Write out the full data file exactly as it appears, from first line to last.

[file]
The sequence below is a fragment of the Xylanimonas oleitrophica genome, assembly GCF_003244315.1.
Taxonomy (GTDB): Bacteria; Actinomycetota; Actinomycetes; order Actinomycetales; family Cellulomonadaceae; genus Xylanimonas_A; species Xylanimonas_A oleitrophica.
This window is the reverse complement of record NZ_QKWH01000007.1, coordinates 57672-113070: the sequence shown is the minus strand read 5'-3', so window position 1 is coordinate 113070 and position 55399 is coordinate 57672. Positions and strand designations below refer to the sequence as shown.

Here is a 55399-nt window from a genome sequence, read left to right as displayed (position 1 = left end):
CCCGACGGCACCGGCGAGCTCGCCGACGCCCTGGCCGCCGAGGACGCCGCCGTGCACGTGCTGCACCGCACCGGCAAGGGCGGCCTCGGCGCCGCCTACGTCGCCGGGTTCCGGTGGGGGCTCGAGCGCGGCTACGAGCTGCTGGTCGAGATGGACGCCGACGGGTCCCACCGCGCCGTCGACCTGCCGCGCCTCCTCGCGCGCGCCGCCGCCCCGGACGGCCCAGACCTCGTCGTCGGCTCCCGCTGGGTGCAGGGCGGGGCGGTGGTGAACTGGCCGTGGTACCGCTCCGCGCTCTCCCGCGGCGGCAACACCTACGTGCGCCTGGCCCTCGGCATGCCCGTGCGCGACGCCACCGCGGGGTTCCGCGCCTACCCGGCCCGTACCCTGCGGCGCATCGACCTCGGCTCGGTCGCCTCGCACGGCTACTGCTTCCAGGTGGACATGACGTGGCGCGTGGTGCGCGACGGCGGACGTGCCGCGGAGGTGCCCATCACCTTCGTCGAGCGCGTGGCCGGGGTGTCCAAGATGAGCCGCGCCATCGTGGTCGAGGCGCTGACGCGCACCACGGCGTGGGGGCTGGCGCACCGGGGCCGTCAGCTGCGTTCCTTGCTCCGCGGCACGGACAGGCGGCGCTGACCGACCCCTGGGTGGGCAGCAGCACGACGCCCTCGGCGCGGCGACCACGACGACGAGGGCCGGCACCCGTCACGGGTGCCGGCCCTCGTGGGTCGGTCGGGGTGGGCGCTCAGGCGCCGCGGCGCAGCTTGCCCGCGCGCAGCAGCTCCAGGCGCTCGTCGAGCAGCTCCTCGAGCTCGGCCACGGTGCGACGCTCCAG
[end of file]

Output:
The sequence below is a fragment of the Xylanimonas oleitrophica genome, assembly GCF_003244315.1.
Taxonomy (GTDB): Bacteria; Actinomycetota; Actinomycetes; order Actinomycetales; family Cellulomonadaceae; genus Xylanimonas_A; species Xylanimonas_A oleitrophica.
This window is the reverse complement of record NZ_QKWH01000007.1, coordinates 57672-113070: the sequence shown is the minus strand read 5'-3', so window position 1 is coordinate 113070 and position 55399 is coordinate 57672. Positions and strand designations below refer to the sequence as shown.

Here is a 55399-nt window from a genome sequence, read left to right as displayed (position 1 = left end):
CCCGACGGCACCGGCGAGCTCGCCGACGCCCTGGCCGCCGAGGACGCCGCCGTGCACGTGCTGCACCGCACCGGCAAGGGCGGCCTCGGCGCCGCCTACGTCGCCGGGTTCCGGTGGGGGCTCGAGCGCGGCTACGAGCTGCTGGTCGAGATGGACGCCGACGGGTCCCACCGCGCCGTCGACCTGCCGCGCCTCCTCGCGCGCGCCGCCGCCCCGGACGGCCCAGACCTCGTCGTCGGCTCCCGCTGGGTGCAGGGCGGGGCGGTGGTGAACTGGCCGTGGTACCGCTCCGCGCTCTCCCGCGGCGGCAACACCTACGTGCGCCTGGCCCTCGGCATGCCCGTGCGCGACGCCACCGCGGGGTTCCGCGCCTACCCGGCCCGTACCCTGCGGCGCATCGACCTCGGCTCGGTCGCCTCGCACGGCTACTGCTTCCAGGTGGACATGACGTGGCGCGTGGTGCGCGACGGCGGACGTGCCGCGGAGGTGCCCATCACCTTCGTCGAGCGCGTGGCCGGGGTGTCCAAGATGAGCCGCGCCATCGTGGTCGAGGCGCTGACGCGCACCACGGCGTGGGGGCTGGCGCACCGGGGCCGTCAGCTGCGTTCCTTGCTCCGCGGCACGGACAGGCGGCGCTGACCGACCCCTGGGTGGGCAGCAGCACGACGCCCTCGGCGCGGCGACCACGACGACGAGGGCCGGCACCCGTCACGGGTGCCGGCCCTCGTGGGTCGGTCGGGGTGGGCGCTCAGGCGCCGCGGCGCAGCTTGCCCGCGCGCAGCAGCTCCAGGCGCTCGTCGAGCAGCTCCTCGAGCTCGGCCACGGTGCGACGCTCCAG